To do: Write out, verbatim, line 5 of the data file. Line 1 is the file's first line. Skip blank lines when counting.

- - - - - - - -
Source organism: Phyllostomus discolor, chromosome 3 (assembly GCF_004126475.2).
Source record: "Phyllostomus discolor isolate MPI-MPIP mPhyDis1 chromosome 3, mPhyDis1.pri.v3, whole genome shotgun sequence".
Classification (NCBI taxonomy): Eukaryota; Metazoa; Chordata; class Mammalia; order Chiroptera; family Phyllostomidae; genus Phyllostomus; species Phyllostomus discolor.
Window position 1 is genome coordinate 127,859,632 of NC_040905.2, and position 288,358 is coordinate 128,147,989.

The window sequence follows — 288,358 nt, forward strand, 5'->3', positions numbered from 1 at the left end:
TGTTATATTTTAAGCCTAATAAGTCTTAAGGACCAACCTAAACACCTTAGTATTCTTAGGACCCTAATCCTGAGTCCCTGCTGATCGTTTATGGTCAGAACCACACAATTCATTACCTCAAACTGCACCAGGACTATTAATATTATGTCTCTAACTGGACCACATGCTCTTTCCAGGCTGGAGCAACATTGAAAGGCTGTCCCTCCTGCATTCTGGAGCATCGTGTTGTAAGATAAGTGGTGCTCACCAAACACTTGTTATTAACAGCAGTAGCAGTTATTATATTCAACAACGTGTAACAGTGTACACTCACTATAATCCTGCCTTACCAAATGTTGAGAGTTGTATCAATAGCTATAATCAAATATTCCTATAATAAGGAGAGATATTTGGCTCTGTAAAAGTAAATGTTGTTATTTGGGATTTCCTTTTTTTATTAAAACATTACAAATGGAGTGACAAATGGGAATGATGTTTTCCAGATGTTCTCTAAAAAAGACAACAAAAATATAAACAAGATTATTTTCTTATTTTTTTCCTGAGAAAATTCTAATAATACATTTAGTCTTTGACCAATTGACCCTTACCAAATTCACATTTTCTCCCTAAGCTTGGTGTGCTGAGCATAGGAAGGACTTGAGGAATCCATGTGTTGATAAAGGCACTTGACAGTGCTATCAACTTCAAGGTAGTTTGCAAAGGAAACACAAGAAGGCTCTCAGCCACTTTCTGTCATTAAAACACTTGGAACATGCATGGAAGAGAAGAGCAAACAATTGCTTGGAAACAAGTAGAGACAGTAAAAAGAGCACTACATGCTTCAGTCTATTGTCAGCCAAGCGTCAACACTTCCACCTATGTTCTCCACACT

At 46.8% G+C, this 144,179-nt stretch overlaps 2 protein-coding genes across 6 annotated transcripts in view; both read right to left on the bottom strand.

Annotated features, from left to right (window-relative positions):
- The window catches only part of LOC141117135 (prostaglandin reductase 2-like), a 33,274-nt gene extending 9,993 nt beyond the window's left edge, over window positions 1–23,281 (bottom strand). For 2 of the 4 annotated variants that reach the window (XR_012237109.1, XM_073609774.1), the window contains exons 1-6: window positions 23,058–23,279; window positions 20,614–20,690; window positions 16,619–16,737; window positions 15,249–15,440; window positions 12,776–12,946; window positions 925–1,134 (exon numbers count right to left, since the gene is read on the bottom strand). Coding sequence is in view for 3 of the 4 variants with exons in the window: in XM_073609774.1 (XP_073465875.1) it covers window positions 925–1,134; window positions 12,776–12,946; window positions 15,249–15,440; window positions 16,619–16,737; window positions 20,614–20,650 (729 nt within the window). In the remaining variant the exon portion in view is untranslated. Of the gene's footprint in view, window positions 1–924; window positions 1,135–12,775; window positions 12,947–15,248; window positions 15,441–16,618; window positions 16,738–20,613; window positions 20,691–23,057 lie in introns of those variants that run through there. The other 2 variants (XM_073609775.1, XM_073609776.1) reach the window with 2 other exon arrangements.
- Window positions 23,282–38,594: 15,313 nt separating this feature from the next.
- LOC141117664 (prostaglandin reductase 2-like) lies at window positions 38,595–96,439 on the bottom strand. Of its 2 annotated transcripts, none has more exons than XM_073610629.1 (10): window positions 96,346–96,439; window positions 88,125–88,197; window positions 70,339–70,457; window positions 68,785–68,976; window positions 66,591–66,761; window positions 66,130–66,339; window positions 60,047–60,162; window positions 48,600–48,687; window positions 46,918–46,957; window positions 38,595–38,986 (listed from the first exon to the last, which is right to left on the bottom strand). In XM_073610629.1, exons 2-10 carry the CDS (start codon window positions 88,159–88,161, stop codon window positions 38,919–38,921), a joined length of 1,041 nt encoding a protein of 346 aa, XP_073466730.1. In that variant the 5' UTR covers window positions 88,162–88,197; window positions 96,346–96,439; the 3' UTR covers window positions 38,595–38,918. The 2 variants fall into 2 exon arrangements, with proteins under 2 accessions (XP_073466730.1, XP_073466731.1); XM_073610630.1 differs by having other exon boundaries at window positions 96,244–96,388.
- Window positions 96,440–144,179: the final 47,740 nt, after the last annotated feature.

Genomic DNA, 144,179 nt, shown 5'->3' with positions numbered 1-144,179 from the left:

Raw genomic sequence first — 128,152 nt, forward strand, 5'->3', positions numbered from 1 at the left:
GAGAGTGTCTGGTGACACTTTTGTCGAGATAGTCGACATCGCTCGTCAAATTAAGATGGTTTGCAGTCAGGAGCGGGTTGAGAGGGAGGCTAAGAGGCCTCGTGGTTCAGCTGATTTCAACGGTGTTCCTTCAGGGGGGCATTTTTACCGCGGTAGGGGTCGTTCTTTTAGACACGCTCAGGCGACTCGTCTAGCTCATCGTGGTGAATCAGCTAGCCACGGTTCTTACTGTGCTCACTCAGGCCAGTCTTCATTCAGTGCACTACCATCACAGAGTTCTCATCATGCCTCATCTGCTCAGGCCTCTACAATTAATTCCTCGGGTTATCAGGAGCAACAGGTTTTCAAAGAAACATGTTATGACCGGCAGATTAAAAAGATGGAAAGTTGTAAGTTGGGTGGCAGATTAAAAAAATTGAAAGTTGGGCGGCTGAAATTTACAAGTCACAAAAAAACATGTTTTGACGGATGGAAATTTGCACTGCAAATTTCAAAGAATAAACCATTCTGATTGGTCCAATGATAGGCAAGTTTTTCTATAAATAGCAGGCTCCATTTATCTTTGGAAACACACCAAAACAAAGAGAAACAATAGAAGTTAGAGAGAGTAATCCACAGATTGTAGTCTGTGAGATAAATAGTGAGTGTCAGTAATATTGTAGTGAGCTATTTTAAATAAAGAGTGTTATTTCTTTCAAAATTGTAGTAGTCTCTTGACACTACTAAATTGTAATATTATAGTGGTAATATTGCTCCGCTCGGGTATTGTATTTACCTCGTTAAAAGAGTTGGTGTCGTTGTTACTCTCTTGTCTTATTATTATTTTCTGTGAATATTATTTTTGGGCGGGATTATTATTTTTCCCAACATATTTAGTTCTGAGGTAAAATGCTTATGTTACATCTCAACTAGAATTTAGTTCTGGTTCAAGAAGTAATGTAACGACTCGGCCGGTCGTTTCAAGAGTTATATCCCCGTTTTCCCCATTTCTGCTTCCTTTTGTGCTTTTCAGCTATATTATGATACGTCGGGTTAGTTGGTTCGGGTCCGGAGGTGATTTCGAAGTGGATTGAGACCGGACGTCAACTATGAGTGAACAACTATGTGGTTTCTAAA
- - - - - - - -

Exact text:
The window sequence follows — 288,358 nt, forward strand, 5'->3', positions numbered from 1 at the left end: